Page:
With the latest film on the Marvel conveyor belt/money printing machine, Avengers: Age of Ultron, around the corner, it’s a good time to review one of Australia’s greatest superhero movies, well, one of Australia’s two superhero movies – The Return of Captain Invincible.


Australia/USA, 1983, Philippe Mora

The Return of Captain Invincible is real mish-mash of a movie. It’s a half US, half Australian production. It’s part superhero movie, part comedy, part musical. There’s slapstick, ballads and acid flashbacks. It stars Alan Arkin, Christopher Lee (as the villain, of course) and has songs written by the songwriters behind Rocky Horror Picture Show. The late, great Discworld author Terry Pratchett said the movie ‘is a series of bad moments pasted together with great songs and a budget of fourpence,’ but also that it is ‘a regularly-viewed video in the Pratchett household.’ I have to agree with Pratchett (a man whose books you really should read if you like funny things), The Return of Captain Invincible is a very watchable hodgepodge.

Alan Arkin is Captain Invincible, an all-American hero whose back story is shown in a lengthy but well done black and white old-timey newscast parody. Captain Invincible aka The Caped Contender, The Legend in Leotards and The Man of Magnets takes out gangsters and Nazis with his superpowers, which include flight, a computer brain and magnetic powers because reasons.

It all goes wrong for the captain when he is accused of being a commie – gasp. He is also accused of impersonating a military officer (because he’s not a real captain), flying without a license and wearing underwear in public. Due to a lack of evidence to refute these claims, Captain Invincible flees the US.

Years later, The Man of Magnets is a loopy drunk who managed to get himself to Sydney (despite thinking he is in New York) and his arch-nemesis, Mr. Midnight (Christophe Lee) has turned New York into a treacherous hive of scum and villainy using improbable methods such as putting dog turds everywhere and hypnotising minorities so they buy homes from his goons. Christopher Lee expertly hams it up a villainous role the veteran actor could probably do with his eyes closed.

The President of the United States (Michael Pate) visits Sydney to meet with world leaders, including the Australian Prime Minister (an interesting cameo by Aussie TV legend Graham Kennedy), only to find out someone has used a giggle gun to steal a hypno ray. Try saying that with a straight face. Also, the giggle gun made most of the ladies take their clothes off, because this is an Australian movie from the 80’s after all. Most of the leaders blame the Ruskies for then the POTUS lays down the law with a powerful song.

For those who didn’t watch that video, the only word said in the song is ‘bullshit’. He also sings a song about needing a hero, but I was too busy recovering from the bullshit song to pay much attention.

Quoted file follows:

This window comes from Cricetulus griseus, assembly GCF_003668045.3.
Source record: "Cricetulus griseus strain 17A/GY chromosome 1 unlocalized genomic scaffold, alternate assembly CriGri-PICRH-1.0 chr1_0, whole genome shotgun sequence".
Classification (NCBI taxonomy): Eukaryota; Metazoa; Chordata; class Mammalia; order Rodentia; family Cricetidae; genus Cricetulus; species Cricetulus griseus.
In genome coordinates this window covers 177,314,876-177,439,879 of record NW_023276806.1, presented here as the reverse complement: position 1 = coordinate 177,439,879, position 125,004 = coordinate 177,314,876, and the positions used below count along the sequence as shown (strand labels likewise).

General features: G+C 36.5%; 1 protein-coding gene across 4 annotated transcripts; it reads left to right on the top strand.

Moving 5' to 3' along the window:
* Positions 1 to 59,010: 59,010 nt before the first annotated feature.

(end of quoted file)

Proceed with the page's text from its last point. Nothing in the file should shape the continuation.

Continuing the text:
The world needs a hero, and that hero is Spiderman, I mean Captain Invincible. After nonchalantly saving her life, police detective Patty Patria (Kate Fitzpatrick) wants the captain to make a comeback. With the help of Patty’s boss, Tupper (Bill Hunter), the former superhero attempts to get control of his powers again. This takes up a good chunk of the main storyline and is where the tone of the film really varies. There’s Benny Hill-style slapstick when his magnet powers make ladies’ blouses fly open, then there’s hallucinogenic PTSD flashbacks that aren’t really explained. And the bizarre scene in which Captain Invincible uses his computer brain (by having someone flicking through huge books in front of him) only for it to get stuck. And the scene where the captain and Patty fight vacuum cleaners.

There are also a lot more songs in the second half. Most of them are competent without being anything special, except for the ones Christopher Lee sings. That’s right, Christopher Lee, he of the bowel-rumbling baritone, sings a couple of tunes. It’s fantastic. I’d also like to mention that in recent years, 92 year old Lee has put out two metal albums. This has nothing to do with the movie, I just wanted a reason to remind people.

The balls-out ridiculousness of the film only escalates as it tumbles towards its climax, and I don’t want to rob you of the joy/confusion mix one gets when witnessing a film that is entertaining yet makes precious little sense, so I won’t say much more. What I will do is show this picture…

And say that The Return of Captain Invincible is a pile of cinematic nonsense that I wholly recommend.


The Return Of Captain Invincible can be found on DVD on Amazon, and in various formats on ebay (I even saw a laserdisc version). For local Aussie readers, Captain Invincible at one point in time had a release from Umbrella Entertainment. It’s now oddly absent from their website and likely out of print, but it should still be hanging around a few bargain bins.